Publications by Eduardo D. Sontag in year 2022 |
Articles in journal or book chapters |
Metastasis can occur after malignant cells transition from the epithelial phenotype to the mesenchymal phenotype. This transformation allows cells to migrate via the circulatory system and subsequently settle in distant organs after undergoing the reverse transition. The core gene regulatory network controlling these transitions consists of a system made up of coupled SNAIL/miRNA-34 and ZEB1/miRNA-200 subsystems. In this work, we formulate a mathematical model and analyze its long-term behavior. We start by developing a detailed reaction network with 24 state variables. Assuming fast promoter and mRNA kinetics, we then show how to reduce our model to a monotone four-dimensional system. For the reduced system, monotone dynamical systems theory can be used to prove generic convergence to the set of equilibria for all bounded trajectories. The theory does not apply to the full model, which is not monotone, but we briefly discuss results for singularly-perturbed monotone systems that provide a tool to extend convergence results from reduced to full systems, under appropriate time separation assumptions. |
In order to control highly-contagious and prolonged outbreaks, public health authorities intervene to institute social distancing, lock-down policies, and other Non-Pharmaceutical Interventions (NPIs). Given the high social, educational, psychological, and economic costs of NPIs, authorities tune them, alternatively tightening up or relaxing rules, with the result that, in effect, a relatively flat infection rate results. For example, during the summer of 2020 in parts of the United States, daily COVID-19 infection numbers dropped to a plateau. This paper approaches NPI tuning as a control-theoretic problem, starting from a simple dynamic model for social distancing based on the classical SIR epidemics model. Using a singular-perturbation approach, the plateau becomes a Quasi-Steady-State (QSS) of a reduced two-dimensional SIR model regulated by adaptive dynamic feedback. It is shown that the QSS can be assigned and it is globally asymptotically stable. Interestingly, the dynamic model for social distancing can be interpreted as a nonlinear integral controller. Problems of data fitting and parameter identifiability are also studied for this model. This letter also discusses how this simple model allows for a meaningful study of the effect of population size, vaccinations, and the emergence of second waves. |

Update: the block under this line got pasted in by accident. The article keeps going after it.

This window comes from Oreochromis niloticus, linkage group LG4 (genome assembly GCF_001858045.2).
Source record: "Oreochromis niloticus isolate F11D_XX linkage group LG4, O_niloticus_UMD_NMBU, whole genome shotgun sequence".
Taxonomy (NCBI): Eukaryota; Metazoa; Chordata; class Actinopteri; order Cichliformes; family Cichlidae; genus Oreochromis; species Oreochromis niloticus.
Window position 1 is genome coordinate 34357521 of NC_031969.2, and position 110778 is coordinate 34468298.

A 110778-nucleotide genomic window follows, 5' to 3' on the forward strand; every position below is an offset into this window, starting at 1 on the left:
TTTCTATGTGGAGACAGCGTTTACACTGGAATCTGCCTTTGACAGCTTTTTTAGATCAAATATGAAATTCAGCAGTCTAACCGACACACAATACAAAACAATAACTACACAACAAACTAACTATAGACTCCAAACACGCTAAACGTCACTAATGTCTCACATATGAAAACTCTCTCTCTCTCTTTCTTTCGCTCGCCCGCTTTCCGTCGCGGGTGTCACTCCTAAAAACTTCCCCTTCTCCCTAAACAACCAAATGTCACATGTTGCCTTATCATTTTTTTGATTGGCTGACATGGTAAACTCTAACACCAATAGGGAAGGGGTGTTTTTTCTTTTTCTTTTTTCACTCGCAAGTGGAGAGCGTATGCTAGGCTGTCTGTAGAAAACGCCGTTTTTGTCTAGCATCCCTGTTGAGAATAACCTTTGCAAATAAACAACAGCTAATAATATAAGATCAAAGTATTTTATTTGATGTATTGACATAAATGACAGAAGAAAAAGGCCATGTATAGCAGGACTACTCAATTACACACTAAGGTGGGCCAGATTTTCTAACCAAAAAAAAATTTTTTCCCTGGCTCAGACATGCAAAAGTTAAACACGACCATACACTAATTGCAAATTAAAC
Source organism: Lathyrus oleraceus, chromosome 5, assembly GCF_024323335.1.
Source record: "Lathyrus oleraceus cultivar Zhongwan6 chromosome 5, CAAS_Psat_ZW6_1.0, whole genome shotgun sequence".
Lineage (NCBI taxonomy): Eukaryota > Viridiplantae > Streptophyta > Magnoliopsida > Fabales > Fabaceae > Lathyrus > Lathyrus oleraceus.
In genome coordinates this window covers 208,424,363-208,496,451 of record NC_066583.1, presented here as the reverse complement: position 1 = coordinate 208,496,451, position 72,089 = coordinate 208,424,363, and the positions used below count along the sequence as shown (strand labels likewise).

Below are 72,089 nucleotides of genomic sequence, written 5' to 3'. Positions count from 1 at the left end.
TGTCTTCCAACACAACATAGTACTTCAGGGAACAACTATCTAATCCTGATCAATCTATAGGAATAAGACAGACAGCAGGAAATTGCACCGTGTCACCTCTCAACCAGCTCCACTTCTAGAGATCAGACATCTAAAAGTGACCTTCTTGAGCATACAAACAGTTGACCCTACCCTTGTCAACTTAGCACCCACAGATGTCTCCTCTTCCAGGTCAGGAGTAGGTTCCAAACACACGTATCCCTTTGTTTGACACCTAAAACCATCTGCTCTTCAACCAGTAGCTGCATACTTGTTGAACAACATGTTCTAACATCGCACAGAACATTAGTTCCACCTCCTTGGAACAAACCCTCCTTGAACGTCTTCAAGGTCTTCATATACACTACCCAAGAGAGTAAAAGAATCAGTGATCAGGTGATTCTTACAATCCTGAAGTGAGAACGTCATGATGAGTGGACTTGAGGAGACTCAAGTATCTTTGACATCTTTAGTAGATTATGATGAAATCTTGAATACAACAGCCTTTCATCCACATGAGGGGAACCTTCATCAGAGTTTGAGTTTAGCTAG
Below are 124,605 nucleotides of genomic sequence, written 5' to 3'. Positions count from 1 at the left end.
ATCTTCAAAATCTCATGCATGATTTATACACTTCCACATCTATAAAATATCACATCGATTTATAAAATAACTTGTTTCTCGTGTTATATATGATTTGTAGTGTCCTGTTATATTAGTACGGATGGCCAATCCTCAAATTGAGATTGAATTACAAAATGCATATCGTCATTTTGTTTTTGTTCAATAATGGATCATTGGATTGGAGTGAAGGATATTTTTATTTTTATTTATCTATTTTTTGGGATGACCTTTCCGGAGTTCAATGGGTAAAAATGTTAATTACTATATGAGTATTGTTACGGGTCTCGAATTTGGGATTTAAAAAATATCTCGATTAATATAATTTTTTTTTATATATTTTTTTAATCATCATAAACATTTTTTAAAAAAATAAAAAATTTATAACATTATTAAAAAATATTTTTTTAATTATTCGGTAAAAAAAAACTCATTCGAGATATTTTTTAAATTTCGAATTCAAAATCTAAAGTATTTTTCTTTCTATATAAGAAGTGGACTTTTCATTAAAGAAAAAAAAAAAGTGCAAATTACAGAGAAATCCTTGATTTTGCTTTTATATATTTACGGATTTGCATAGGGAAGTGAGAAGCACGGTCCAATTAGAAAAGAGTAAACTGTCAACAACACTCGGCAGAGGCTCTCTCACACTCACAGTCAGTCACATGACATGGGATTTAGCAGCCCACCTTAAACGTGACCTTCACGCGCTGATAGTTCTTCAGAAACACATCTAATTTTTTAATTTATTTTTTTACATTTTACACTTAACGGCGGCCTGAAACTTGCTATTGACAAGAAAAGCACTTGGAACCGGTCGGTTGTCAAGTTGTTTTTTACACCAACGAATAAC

The emergence of and transitions between distinct phenotypes in isogenic cells can be attributed to the intricate interplay of epigenetic marks, external signals, and gene regulatory elements. These elements include chromatin remodelers, histone modifiers, transcription factors, and regulatory RNAs. Mathematical models known as Gene Regulatory Networks (GRNs) are an increasingly important tool to unravel the workings of such complex networks. In such models, epigenetic factors are usually proposed to act on the chromatin regions directly involved in the expression of relevant genes. However, it has been well-established that these factors operate globally and compete with each other for targets genome-wide. Therefore, a perturbation of the activity of a regulator can redistribute epigenetic marks across the genome and modulate the levels of competing regulators. In this paper, we propose a conceptual and mathematical modeling framework that incorporates both local and global competition effects between antagonistic epigenetic regulators in addition to local transcription factors, and show the counter-intuitive consequences of such interactions. We apply our approach to recent experimental findings on the Epithelial-Mesenchymal Transition (EMT). We show that it can explain the puzzling experimental data as well provide new verifiable predictions. |
Synthetic gene circuits require cellular resources, which are often limited. This leads to competition for resources by different genes, which alter a synthetic genetic circuit{ extquoteright}s behavior. However, the manner in which competition impacts behavior depends on the identity of the "bottleneck" resource which might be difficult to discern from input-output data. In this paper, we aim at classifying the mathematical structures of resource competition in biochemical circuits. We find that some competition structures can be distinguished by their response to different competitors or resource levels. Specifically, we show that some response curves are always linear, convex, or concave. Furthermore, high levels of certain resources protect the behavior from low competition, while others do not. We also show that competition phenotypes respond differently to various interventions. Such differences can be used to eliminate candidate competition mechanisms when constructing models based on given data. On the other hand, we show that different networks can display mathematically equivalent competition phenotypes.Competing Interest StatementThe authors have declared no competing interest. |
Internal models are nowadays customarily used in different domains of science and engineering to describe how living organisms or artificial computational units embed their acquired knowledge about recurring events taking place in the surrounding environment. This article reviews the internal model principle in control theory, bioengineering, and neuroscience, illustrating the fundamental concepts and theoretical developments of the few last decades of research. |